SEATTLE — After 30 years of teaching dance in the Seattle area, Chris Daigre thought the changes he noticed were just a sign of him getting older. He couldn’t move as quickly, and the other symptoms were subtle at first.
Doctors eventually diagnosed him with Parkinson’s, which is a movement disorder.
It’s the same condition that got national attention when it impacted public figures like Michael J Fox, Muhammed Ali, and Rev. Jesse Jackson.
“When I heard that I wasn't upset or angry, I was more okay what am I going to do? In one way, I wanted to keep doing what I had been doing, but at the same time, there had to be an acceptance of the limitations. I came to the conclusion I have a choice. I can do something, or I can do nothing,” explained Daigre.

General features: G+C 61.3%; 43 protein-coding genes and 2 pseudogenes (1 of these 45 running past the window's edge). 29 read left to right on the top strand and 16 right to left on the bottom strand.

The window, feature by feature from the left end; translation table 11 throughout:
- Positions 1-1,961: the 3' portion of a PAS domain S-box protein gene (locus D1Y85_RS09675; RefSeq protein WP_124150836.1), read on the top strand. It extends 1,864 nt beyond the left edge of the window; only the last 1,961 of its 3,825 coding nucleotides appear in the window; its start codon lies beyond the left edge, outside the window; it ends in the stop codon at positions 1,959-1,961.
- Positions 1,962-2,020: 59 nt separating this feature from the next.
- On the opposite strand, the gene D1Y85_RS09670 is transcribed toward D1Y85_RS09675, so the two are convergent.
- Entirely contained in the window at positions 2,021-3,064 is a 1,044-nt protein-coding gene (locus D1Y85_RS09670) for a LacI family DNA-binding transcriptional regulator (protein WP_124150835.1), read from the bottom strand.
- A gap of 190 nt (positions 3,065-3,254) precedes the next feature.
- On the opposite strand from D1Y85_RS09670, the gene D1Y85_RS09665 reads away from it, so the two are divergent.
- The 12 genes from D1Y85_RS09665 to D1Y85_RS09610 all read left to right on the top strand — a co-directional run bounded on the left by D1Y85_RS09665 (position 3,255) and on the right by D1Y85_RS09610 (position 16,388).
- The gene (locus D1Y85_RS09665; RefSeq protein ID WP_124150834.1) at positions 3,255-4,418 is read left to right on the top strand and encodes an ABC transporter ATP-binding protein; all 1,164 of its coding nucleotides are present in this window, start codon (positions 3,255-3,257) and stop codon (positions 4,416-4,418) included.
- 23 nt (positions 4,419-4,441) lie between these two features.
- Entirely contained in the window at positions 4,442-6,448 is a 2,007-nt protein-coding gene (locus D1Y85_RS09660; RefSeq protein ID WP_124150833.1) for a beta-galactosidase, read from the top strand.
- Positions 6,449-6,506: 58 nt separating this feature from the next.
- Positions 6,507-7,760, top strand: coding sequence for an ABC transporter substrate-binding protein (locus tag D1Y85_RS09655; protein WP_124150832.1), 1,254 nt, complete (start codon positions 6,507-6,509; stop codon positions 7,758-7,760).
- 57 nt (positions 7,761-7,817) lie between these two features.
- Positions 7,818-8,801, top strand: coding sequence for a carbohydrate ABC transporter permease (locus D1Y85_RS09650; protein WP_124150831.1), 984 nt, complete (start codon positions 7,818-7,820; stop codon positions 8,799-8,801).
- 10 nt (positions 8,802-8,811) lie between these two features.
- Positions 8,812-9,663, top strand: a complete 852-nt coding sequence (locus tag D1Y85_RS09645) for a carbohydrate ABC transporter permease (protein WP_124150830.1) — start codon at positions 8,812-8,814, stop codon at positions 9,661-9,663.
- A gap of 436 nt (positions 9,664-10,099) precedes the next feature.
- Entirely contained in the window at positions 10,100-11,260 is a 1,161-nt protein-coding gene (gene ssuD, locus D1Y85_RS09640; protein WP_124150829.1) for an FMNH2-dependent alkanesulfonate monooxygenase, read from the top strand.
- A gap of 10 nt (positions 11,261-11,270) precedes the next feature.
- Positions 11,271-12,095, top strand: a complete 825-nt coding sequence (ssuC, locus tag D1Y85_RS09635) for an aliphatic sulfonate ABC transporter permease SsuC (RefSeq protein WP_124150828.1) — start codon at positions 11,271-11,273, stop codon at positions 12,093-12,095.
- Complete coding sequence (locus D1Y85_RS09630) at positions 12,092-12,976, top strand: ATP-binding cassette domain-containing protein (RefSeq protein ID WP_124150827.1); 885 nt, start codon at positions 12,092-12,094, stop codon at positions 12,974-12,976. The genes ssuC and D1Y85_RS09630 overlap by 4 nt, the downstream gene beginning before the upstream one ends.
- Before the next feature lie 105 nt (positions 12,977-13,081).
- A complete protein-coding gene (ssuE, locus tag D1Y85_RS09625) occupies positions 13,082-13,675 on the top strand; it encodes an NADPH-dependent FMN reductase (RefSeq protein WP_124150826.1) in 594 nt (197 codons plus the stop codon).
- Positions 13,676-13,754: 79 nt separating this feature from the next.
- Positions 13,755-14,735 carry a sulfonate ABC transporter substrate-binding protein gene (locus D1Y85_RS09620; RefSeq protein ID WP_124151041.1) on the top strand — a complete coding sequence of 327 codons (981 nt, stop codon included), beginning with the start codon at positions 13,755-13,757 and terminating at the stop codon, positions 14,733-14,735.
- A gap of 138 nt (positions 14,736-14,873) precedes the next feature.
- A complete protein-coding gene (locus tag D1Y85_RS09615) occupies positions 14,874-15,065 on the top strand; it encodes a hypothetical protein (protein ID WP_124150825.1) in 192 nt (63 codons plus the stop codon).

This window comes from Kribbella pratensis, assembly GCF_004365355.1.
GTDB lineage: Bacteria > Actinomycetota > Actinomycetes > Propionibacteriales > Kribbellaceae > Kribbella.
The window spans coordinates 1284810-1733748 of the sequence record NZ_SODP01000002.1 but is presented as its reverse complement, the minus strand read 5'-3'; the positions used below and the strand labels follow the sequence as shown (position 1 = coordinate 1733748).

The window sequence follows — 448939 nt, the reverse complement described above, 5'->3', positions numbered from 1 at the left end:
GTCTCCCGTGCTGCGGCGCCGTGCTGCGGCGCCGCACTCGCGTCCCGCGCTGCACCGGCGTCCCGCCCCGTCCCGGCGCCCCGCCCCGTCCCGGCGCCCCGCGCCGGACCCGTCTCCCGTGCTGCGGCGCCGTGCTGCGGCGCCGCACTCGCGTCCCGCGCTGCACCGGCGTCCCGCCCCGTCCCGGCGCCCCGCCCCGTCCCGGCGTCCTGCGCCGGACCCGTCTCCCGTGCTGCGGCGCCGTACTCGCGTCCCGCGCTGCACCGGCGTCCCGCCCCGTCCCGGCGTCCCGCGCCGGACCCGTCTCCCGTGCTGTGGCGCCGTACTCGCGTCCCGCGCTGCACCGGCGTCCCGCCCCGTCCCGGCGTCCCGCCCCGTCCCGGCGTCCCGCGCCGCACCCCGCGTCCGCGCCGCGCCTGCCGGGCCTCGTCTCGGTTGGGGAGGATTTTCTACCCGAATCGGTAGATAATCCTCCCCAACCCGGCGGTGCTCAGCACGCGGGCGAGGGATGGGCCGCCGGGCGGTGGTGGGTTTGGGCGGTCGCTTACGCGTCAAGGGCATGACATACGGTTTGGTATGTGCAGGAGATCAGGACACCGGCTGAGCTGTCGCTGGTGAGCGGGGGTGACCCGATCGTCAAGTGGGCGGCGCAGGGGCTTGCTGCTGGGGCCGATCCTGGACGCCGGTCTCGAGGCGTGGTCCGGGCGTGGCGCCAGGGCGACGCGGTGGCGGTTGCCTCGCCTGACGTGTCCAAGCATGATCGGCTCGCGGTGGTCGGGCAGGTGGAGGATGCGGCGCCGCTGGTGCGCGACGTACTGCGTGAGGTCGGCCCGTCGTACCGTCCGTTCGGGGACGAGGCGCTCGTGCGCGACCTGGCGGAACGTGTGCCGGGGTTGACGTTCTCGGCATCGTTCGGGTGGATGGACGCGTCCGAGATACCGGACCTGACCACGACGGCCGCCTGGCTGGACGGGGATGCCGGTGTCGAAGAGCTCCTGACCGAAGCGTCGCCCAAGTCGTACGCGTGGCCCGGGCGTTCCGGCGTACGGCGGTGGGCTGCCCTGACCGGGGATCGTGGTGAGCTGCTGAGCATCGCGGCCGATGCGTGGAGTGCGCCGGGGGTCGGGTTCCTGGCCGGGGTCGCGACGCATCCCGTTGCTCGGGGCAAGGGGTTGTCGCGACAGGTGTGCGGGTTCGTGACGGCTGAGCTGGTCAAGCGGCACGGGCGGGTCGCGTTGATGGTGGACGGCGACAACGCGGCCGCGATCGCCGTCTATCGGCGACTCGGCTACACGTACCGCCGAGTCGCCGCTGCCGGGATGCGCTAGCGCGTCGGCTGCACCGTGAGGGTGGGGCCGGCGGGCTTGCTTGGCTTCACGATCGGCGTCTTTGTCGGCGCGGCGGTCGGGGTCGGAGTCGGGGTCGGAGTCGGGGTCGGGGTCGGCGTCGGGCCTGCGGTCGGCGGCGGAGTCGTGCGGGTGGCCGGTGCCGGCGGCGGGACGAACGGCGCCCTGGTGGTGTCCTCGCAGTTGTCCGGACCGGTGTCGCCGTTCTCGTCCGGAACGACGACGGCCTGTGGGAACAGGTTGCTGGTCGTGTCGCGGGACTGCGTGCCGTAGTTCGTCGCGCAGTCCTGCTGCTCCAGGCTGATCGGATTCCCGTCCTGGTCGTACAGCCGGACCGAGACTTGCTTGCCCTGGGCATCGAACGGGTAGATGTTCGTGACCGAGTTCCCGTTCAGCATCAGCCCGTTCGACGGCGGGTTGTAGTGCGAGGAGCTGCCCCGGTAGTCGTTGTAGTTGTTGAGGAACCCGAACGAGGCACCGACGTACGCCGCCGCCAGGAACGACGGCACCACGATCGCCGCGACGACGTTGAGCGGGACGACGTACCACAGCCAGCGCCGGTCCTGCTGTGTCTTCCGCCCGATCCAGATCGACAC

Daigre obtained a grant through the American Parkinson Disease Association to create a class for other people coping with the condition.
“I feel so good after class I feel energized and able to greet the day with energy and an uplifted attitude. And so that's been the best thing,” shared Amy Key, who attends regularly.
People attend Chris's class from all over the country, but unlike the classes he taught before, Chris said there's something building deeper than dancing.
“This is what I do. I teach dance. But the way I'm connecting with people is interesting. It affects me in a way that I hadn't been affected before,” shared Daigre.
"It's stepping into a community of people who understand what you are going through and having Chris also sharing that experience," explained Key.
In addition to this class for people living with Parkinson’s, Chris teaches a number of other classes for youth and adults.